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Albert Fish

Year of Release: 2007
Theatrical Release Date:

Director: John Borowski
Writing Credits:
John Borowski
90 min
Run Time:
86 min
Studio: Info coming soon

Cast: Oto Brezina, Joe Coleman, Bob Dunsworth, Harvey Fisher, Derek Gaspar, Nathan Hall, Cooney Horvath, Tony Jay

More Info: Visit Official Site

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Summary: Albert Fish, the horrific true story of elderly cannibal, sadomasochist, and serial killer, who lured children to their deaths in Depression-era New York City. Distorting biblical tales, Albert Fish takes the themes of pain, torture, atonement and suffering literally as he preys on victims to torture and sacrifice. From John Borowski, award-winning director of H.H. Holmes: America`s First Serial Killer, comes the first ever docudrama to definitively recount the life and times of elderly cannibal Albert Fish. Adding insight to the account are interviews with artist and Odditorium owner, Joe Coleman, and renowned true-crime author, Katherine Ramsland, Ph.D.

Reviewer Film Ratings:
Plot: 4 | Fun Factor: 1 | Gore: 2 | Nudity: 1 | Scare Factor: 3.5 | Overall: 3.5/5

Reviewed by Butcher

It`s inevitable. Every time I watch COLD CASE, Court TV or a documentary like ALBERT FISH, I`m always asked the question (usually by my wife) - "Why on Earth do you watch stuff like this?" Then I catch her watching GREY`S ANATOMY and ask her the same thing. (I think her show actually makes the viewer dumber, but that has yet to be proven.) But my response is always “because these people fascinate me.” I mean - what actually causes a human being to do such insane things, to become a monster of society? Well, John Borowski’s film answers some of these questions.

ALBERT FISH was a complete whack-job who lived during the early 20th century, and was responsible for slaying a number of young children. Not only ending their life, but fucking and eating them, too, which just goes to show what people will do when there’s no XBOX-360 around. We also delve into Fish’s vile childhood existence; his failed marriages, the odd jobs he worked from time to time, the beginning stages of his fascination with sadomasochism, his demented sex life and how he eventually was caught. It`s all here, kiddies! Now all you need is some popcorn!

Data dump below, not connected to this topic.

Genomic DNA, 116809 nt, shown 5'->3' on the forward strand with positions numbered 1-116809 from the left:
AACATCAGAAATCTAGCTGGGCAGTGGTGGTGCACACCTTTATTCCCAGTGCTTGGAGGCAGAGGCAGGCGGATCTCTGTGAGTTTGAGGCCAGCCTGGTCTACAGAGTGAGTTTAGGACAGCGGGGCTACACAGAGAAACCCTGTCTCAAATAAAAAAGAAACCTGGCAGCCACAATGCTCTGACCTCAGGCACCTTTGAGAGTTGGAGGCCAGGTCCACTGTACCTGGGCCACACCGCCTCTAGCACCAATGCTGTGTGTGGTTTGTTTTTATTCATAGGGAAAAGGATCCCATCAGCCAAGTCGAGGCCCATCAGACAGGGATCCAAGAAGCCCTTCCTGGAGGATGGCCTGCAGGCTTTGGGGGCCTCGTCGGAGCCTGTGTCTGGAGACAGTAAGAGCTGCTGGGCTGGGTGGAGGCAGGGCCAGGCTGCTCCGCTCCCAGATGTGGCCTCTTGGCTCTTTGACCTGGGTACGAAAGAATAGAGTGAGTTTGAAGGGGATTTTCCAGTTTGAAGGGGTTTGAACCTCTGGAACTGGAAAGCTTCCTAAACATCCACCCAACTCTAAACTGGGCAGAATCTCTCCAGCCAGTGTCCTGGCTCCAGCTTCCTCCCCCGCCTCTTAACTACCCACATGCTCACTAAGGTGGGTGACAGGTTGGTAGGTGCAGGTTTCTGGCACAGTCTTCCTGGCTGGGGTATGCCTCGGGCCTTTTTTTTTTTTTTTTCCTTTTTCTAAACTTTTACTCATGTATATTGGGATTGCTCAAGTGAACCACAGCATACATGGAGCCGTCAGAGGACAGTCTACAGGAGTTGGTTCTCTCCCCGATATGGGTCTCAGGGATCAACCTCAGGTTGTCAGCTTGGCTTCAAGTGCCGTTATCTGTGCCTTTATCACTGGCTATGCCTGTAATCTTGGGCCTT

One of my favorite scenes in this documentary is when ‘Odditorium’ owner Joe Coleman shows off the letter Albert Fish wrote to Mrs. Budd, the mother of one of his victims. He has the thing hanging on his wall, framed like it was the original Mona Lisa - and to him, it is. That fascinates me. It’s interesting to see a person take such pride in such an odd object. But to his credit, he’s well spoken and comes across as a genuine and relatively normal guy who knows his interest is a little quirky.

The following an excerpt from the letter. I just had to put it in:

“My Dear Mrs. Budd, I took her to an empty house in Westchester I had already picked out. When we got there, I told her to remain outside. She picked wildflowers. I went upstairs and stripped all my clothes off. I knew if I did not I would get her blood on them. When all was ready I went to the window and called her. Then I hid in a closet until she was in the room. When she saw me all naked she began to cry and tried to run downstairs. I grabbed her and she said she would tell her mamma. First I stripped her naked. How she did kick, bite and scratch. I choked her to death, then cut her in small pieces so I could take my meat to my rooms, cook and eat it. How sweet and tender her little ass was roasted in the oven. It took me 9 days to eat her entire body. I did not fuck her (though) I could (of) had I wished. She died a virgin.”

The documentary itself is pretty solid. The running time is just under ninety minutes, but because it’s so damn comprehensive it feels like more, which is a good thing. I was honestly surprised how much ground there was to cover with this lunatic. I`ve always assumed that Fish was a one-time deal. I thought he was some old man who lost his shit, grabbed the first girl he came across, cooked her up with some veggies and ate her. Not true. The guy had a pretty respectable career. Well, depending on how you look at it.

On the negative side, ALBERT FISH feels unorganized. We spend a lot of time jumping back and forth between Fish`s adult-life, his childhood, before he was caught, after he was caught. I would’ve much rather started with a five-minute recap of his crimes and then gone back to the beginning. The continuity would have seemed smoother taking this approach. Then, you have the voice-overs that run through most of the film. We spend probably eighty-percent of the film listening to various people talk over a lot of still images. This proves to be a tad boring. But the subject matter took place eons ago, so what the fuck were the filmmakers supposed to do? These are only minor quibbles, but they do affect the film’s quality.

Overall, ALBERT FISH sets out to give the viewer a complete look into the life of this "legendary" maniac, and I feel it does exactly that. It`s thorough, serious and insanely creepy. If you`re into these types of documentaries, then you should check this one out, especially because there’s not much out there about Mr. Fish. Just that fucking name gives me the creeps.

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